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Re: For review: The byte-order mark (BOM) in HTML

From: Leif Halvard Silli <xn--mlform-iua@xn--mlform-iua.no>
Date: Wed, 19 Dec 2012 22:24:45 +0100
To: Albert Lunde <atlunde@panix.com>
Cc: www International <www-international@w3.org>
Message-id: <20121219222445303220.6bbeac45@xn--mlform-iua.no>
Albert Lunde, Tue, 18 Dec 2012 12:39:43 -0600:
>  "You should also be aware that, although ASCII is a subset of UTF-8, 
> a file that starts with a BOM is no longer ASCII-compatible."
> 
> As I think was remarked on the list, the intended meaning of the 
> phrase "ASCII-compatible" is not too obvious.

+1

> I _think_ this refers to the (often desirable) property of UTF-8 that 
> characters from the US-ASCII range are encoded in UTF-8 in a way that 
> is byte-for-byte identical to US-ASCII encoding. I think it would be 
> better to say that directly, somehow.
> 
> For example:
> 
> "UTF-8 without a BOM has the property that characters from the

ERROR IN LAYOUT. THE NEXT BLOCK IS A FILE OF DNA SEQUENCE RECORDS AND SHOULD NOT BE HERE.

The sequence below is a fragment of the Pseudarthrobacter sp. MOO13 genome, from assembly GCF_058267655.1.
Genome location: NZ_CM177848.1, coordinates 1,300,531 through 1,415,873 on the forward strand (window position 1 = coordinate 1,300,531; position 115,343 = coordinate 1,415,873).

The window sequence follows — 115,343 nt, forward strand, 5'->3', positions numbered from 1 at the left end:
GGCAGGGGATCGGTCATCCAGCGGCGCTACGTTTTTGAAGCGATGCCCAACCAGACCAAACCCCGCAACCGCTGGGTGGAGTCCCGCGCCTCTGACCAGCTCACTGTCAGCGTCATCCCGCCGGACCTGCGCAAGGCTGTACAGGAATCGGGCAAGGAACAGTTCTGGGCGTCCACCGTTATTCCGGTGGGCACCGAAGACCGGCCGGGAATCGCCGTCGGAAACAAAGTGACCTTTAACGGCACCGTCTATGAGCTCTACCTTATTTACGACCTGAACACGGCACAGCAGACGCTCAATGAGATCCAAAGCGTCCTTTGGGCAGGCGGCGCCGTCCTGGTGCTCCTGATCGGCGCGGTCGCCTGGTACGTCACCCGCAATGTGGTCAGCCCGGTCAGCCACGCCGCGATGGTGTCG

> US-ASCII range are encoded byte-for-byte the same way as by the 
> US-ASCII encoding. Adding a BOM inserts additional bytes, so this is 
> no longer true."

-1

The "characters from the US-ASCII range are encoded byte-for-byte the 
same way" even if you add the BOM. So this doesn’t sound like any 
improvement.

It seems impossible to improve the text unless Richard clarifies what 
use the text has in mind. When and why would it matter that a text that 
appears to be ASCII fails to be ASCII due to the BOM?
-- 
leif halvard silli
Received on Wednesday, 19 December 2012 21:25:10 GMT

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